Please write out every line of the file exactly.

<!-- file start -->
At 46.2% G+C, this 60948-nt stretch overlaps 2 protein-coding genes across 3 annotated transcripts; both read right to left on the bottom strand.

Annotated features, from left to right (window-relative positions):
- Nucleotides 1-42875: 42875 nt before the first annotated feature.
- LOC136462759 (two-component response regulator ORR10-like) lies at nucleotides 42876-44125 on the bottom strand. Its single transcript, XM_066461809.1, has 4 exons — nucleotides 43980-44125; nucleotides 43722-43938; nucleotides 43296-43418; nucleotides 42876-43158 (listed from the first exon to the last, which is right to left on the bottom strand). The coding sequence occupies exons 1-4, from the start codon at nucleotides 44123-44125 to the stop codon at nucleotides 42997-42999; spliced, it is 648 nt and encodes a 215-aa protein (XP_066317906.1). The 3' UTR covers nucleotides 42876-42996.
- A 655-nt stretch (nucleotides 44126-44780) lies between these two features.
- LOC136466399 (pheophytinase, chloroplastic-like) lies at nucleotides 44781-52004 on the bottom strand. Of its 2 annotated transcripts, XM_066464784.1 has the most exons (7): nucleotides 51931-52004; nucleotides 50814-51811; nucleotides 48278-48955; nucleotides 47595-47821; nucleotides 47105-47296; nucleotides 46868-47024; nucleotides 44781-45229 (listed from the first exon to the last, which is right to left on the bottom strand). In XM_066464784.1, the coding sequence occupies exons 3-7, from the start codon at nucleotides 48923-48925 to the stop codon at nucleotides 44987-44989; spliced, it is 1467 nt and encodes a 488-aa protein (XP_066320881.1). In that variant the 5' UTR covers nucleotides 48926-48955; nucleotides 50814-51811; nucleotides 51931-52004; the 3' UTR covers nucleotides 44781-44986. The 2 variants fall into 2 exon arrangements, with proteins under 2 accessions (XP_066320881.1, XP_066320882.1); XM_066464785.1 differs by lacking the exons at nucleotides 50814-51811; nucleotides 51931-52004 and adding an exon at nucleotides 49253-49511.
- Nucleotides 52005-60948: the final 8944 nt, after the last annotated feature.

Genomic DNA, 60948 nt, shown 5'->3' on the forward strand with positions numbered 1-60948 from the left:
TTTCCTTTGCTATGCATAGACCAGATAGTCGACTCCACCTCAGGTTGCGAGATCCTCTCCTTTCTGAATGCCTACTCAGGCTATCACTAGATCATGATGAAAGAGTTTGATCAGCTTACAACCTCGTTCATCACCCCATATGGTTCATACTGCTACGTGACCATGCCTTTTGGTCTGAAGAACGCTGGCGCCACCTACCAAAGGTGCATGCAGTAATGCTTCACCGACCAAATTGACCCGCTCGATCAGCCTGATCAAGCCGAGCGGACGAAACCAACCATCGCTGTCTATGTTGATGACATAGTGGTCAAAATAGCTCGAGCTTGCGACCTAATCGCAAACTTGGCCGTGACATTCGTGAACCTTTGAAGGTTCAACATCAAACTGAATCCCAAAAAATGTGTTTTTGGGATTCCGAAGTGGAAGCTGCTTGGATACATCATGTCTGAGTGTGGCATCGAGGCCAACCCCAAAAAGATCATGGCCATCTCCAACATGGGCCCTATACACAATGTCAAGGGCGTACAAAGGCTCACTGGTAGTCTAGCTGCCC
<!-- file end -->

At 46.2% G+C, this 60948-nt stretch overlaps 2 protein-coding genes across 3 annotated transcripts; both read right to left on the bottom strand.

Annotated features, from left to right (window-relative positions):
- Nucleotides 1-42875: 42875 nt before the first annotated feature.
- LOC136462759 (two-component response regulator ORR10-like) lies at nucleotides 42876-44125 on the bottom strand. Its single transcript, XM_066461809.1, has 4 exons — nucleotides 43980-44125; nucleotides 43722-43938; nucleotides 43296-43418; nucleotides 42876-43158 (listed from the first exon to the last, which is right to left on the bottom strand). The coding sequence occupies exons 1-4, from the start codon at nucleotides 44123-44125 to the stop codon at nucleotides 42997-42999; spliced, it is 648 nt and encodes a 215-aa protein (XP_066317906.1). The 3' UTR covers nucleotides 42876-42996.
- A 655-nt stretch (nucleotides 44126-44780) lies between these two features.
- LOC136466399 (pheophytinase, chloroplastic-like) lies at nucleotides 44781-52004 on the bottom strand. Of its 2 annotated transcripts, XM_066464784.1 has the most exons (7): nucleotides 51931-52004; nucleotides 50814-51811; nucleotides 48278-48955; nucleotides 47595-47821; nucleotides 47105-47296; nucleotides 46868-47024; nucleotides 44781-45229 (listed from the first exon to the last, which is right to left on the bottom strand). In XM_066464784.1, the coding sequence occupies exons 3-7, from the start codon at nucleotides 48923-48925 to the stop codon at nucleotides 44987-44989; spliced, it is 1467 nt and encodes a 488-aa protein (XP_066320881.1). In that variant the 5' UTR covers nucleotides 48926-48955; nucleotides 50814-51811; nucleotides 51931-52004; the 3' UTR covers nucleotides 44781-44986. The 2 variants fall into 2 exon arrangements, with proteins under 2 accessions (XP_066320881.1, XP_066320882.1); XM_066464785.1 differs by lacking the exons at nucleotides 50814-51811; nucleotides 51931-52004 and adding an exon at nucleotides 49253-49511.
- Nucleotides 52005-60948: the final 8944 nt, after the last annotated feature.

Genomic DNA, 60948 nt, shown 5'->3' on the forward strand with positions numbered 1-60948 from the left:
TTTCCTTTGCTATGCATAGACCAGATAGTCGACTCCACCTCAGGTTGCGAGATCCTCTCCTTTCTGAATGCCTACTCAGGCTATCACTAGATCATGATGAAAGAGTTTGATCAGCTTACAACCTCGTTCATCACCCCATATGGTTCATACTGCTACGTGACCATGCCTTTTGGTCTGAAGAACGCTGGCGCCACCTACCAAAGGTGCATGCAGTAATGCTTCACCGACCAAATTGACCCGCTCGATCAGCCTGATCAAGCCGAGCGGACGAAACCAACCATCGCTGTCTATGTTGATGACATAGTGGTCAAAATAGCTCGAGCTTGCGACCTAATCGCAAACTTGGCCGTGACATTCGTGAACCTTTGAAGGTTCAACATCAAACTGAATCCCAAAAAATGTGTTTTTGGGATTCCGAAGTGGAAGCTGCTTGGATACATCATGTCTGAGTGTGGCATCGAGGCCAACCCCAAAAAGATCATGGCCATCTCCAACATGGGCCCTATACACAATGTCAAGGGCGTACAAAGGCTCACTGGTAGTCTAGCTGCCC